Former CIA Officer Jason Hanson Reveals...

Spy Secrets That Can

Save Your Life

Get Out Alive

Mailbag Monday

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From Dave M: How is the tactical pen used?

Answer: The tactical pen is one of my favorite self-defense tools. Not only can you use it to strike an attacker (holding the pen in an ice pick grip), it can also be used as a glass-breaking device in the event of an emergency. In addition, it can still be used as a regular writing pen and can be carried in secure areas where weapons cannot. For example, I regularly fly with my tactical pen, and I’ve taken it into courthouses and other secure buildings.

From Arnold D: I am a former DOD contractor search and rescue member prepped survivalist living in remote Alaska. I believe in a knife that will not break, crack, shatter. Do you have any recommendations?

Answer: I spent years looking for a knife that could meet my needs when it comes to survival. In the end I ended up paying a custom knife maker to produce a knife called the NOC Knife, which I personally tested under extreme circumstances. It will be difficult to find an incredibly quality knife on the retail market, so I would consider finding a custom knife maker and telling them exactly what you want. Just know that a custom knife is not cheap. You can see the NOC Knife that I use, right here.

From Mary H: Recently, I heard of Pineapples, which can fit in a backpack or smaller ones in pockets that essentially hijack Wi-Fi. If someone in a public location like Panera has one of these, and a patron connects to the Panera Wi-Fi, they would unknowingly connect to the Pineapple where the culprit could hack the patron’s info. Does Tunnel Bear block this capability?

Answer: The way the Pineapple device works is that is basically takes over the Wi-Fi and can see everything that people connected to the network are browsing. It’s typically a small device that connects to the hacker’s computer via USB and is difficult to detect. The good thing is a VPN will protect you from having your information stolen. Now, if you were connected to a hijacked Wi-Fi your information would still pass through the Pineapple device however it would be encrypted by the VPN, which would keep it safe.

From Dale H: Loved your article but what can you do if your SS# has already been stolen? (Mine was!)

Answer: Sadly, this is becoming an epidemic since social security numbers can be used to commit so many different types of crimes. It’s also a huge mess to get this cleaned up and will take some time on your part. You will want to go to your local police and file a police report. You want to report the theft of your SS# to the Federal Trade Commission. You want to make sure you put a credit freeze on your credit report. You want to monitor your credit report every month to make sure there are no fraudulent charges. You should contact the Social Security Administration about getting a new SS#.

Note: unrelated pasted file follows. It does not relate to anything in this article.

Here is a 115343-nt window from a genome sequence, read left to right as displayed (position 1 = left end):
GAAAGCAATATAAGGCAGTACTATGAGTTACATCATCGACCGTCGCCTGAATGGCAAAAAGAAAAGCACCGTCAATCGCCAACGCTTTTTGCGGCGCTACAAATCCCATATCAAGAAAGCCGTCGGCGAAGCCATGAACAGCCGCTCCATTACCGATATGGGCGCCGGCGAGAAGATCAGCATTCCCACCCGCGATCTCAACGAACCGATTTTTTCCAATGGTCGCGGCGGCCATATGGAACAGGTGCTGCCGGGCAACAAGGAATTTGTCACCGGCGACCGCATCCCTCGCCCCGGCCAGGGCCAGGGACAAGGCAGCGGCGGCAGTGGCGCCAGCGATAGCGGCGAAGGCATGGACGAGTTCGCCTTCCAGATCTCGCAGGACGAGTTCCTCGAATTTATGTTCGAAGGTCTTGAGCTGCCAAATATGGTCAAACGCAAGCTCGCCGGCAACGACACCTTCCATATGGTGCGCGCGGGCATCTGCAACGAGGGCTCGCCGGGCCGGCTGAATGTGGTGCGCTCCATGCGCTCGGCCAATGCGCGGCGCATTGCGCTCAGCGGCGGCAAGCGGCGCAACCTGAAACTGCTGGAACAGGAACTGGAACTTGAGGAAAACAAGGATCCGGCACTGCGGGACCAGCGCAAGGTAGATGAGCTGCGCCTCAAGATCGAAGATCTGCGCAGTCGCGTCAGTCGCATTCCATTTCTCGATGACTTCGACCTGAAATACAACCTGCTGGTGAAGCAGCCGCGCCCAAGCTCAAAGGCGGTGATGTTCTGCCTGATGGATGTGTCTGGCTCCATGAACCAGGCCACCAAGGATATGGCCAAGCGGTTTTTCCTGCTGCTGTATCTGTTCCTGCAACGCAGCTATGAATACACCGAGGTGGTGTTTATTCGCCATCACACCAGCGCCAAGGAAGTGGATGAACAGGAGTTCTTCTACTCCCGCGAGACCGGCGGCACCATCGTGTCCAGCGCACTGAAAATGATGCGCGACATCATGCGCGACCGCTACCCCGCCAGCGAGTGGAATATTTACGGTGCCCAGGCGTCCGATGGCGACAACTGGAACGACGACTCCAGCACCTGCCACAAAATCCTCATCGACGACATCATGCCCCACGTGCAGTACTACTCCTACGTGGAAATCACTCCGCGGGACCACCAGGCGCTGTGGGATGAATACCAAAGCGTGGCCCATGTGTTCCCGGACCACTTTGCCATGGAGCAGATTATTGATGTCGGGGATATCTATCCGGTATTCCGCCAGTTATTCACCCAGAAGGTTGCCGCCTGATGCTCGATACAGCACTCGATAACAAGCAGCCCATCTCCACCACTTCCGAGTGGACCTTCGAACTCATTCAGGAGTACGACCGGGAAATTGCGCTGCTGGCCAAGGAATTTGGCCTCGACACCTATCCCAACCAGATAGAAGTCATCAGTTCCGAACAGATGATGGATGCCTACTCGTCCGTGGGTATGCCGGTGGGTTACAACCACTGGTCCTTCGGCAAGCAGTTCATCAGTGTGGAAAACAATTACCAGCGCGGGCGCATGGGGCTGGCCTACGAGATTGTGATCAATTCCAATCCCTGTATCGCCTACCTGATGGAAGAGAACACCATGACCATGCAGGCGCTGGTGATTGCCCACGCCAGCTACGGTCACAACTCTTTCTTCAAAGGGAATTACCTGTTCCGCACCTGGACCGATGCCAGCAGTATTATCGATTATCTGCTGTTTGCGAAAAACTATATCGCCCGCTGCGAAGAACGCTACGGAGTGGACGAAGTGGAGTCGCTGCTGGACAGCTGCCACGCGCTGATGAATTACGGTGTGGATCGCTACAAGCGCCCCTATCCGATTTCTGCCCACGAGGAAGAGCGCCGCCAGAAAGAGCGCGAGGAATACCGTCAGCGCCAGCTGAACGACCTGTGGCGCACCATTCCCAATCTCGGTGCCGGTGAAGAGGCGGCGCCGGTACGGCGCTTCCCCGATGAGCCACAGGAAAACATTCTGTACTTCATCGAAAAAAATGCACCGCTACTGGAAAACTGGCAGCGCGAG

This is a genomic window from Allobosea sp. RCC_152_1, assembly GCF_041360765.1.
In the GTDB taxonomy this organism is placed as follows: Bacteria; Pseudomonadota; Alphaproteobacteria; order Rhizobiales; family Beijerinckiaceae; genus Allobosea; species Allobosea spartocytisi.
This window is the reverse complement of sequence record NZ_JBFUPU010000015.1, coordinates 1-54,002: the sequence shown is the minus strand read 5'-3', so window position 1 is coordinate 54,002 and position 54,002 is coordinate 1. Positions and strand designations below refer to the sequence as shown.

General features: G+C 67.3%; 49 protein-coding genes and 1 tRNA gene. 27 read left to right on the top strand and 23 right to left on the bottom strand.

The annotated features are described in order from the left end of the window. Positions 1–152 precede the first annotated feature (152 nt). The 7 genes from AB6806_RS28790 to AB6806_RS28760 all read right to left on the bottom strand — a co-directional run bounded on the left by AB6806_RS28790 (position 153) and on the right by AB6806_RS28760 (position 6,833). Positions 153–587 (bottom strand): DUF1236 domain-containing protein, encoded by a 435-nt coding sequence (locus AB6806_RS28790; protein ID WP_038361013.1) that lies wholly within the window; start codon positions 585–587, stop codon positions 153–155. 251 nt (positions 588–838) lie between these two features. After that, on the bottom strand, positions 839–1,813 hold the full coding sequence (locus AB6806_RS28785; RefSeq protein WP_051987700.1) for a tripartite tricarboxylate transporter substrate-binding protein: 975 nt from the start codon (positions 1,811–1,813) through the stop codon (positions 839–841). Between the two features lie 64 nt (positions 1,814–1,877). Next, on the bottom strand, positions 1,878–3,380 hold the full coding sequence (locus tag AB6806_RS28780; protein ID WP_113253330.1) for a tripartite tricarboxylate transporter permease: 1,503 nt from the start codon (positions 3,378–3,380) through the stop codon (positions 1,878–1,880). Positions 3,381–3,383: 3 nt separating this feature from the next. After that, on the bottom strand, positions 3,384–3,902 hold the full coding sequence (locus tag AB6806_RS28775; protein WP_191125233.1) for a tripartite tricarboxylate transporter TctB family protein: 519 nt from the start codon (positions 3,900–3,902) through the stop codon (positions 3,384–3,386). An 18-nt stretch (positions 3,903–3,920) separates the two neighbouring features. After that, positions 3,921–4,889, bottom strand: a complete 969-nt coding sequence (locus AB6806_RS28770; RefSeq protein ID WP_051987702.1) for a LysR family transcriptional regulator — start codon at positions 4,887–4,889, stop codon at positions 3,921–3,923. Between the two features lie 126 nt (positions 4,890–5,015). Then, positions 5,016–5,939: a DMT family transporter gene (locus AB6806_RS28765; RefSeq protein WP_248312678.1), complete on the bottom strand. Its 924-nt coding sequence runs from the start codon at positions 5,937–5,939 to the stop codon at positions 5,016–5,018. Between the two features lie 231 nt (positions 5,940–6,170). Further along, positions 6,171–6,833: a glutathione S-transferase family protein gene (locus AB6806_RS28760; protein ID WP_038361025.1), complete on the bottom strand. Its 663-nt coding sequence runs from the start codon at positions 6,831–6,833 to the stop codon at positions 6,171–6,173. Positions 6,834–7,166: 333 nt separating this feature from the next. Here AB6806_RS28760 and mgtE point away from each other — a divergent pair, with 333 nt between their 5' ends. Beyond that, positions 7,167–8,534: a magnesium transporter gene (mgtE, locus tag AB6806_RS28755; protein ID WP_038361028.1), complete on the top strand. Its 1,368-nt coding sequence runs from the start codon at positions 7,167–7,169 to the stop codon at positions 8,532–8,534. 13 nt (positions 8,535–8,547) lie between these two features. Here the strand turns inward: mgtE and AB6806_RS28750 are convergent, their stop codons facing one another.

From Art C: Is there a way to put a tracking device on the gun itself?

Answer: GPS trackers are so tiny you can literally attach them to anything using a simple keychain ring. I personally wouldn’t attach a tracker to a firearm because I would never want it to accidently get in the way when I need to use the firearm. I’m not a big fan of adding too many accessories to guns and I think a GPS tracker would be more of a headache.

From Marilyn M: How do I put a VPN on my smartphone. How do I use it?

Answer: Depending on the smartphone you have, you can go to the app store and download a VPN for your phone. For example, on the IPhone you simply go to the app store and search VPN and you will see many reputable companies that offer a downloadable version for your smartphone. Once you have a VPN downloaded just log in and you will be able to use it when using the internet on your phone.

From Allen D: Hey Jason, I agree w your recommendation to store your bike inside at night. As a USA Triathlon coach for most of the last 20 years, I found a set of additional recommendations to prevent bike theft, which we recommended to our clients. My personal experience on several continents supports these:

  1. Use wheel skewers that require a special tool to release them. Pitlock and Delta are two of many brands. The standard quick release skewer can be released in 1-2 sec, and the bike wheel simply removed. Ditto for quick release seat posts. Obviously, do not leave the special skewer release tool with your bike
  2. The same type of skewer is available for your seat post. Some companies sell a package of three for wheels and seat post.
  3. Case hardened chain locks are available from companies like Abus. They cannot be cut with a bolt cutter, only a welding torch. When locking your bike like this pass the chain thru the rear triangle, around or thru a secure fixture then thru the front wheel. Thus, both wheels and frame are secured.
  4. Remove flashy, bright insignia & labels from your bike & wheels, especially IF it is a higher end product. My Ti travel bike is just plain grey sandblasted metal, w matt black wheels. The point is to have nothing calling attention that says “Rich Man’s Bike!” Our new custom touring bikes are label free…. “Just another bike”
  5. When touring, leave the dirt on your bike except critical items like chain and gears, avoid cleaning the frame until you head home… Fit in to the crowd w your clothing.
  6. When staying in hostels, Inns, B&Bs, etc. Talk to the owner, they often have secure spaces, and will usually help you secure your bike when you are not riding.

A: Thanks for the advice Allen. You obviously have extensive experience in this field and know how to keep your bikes secure.

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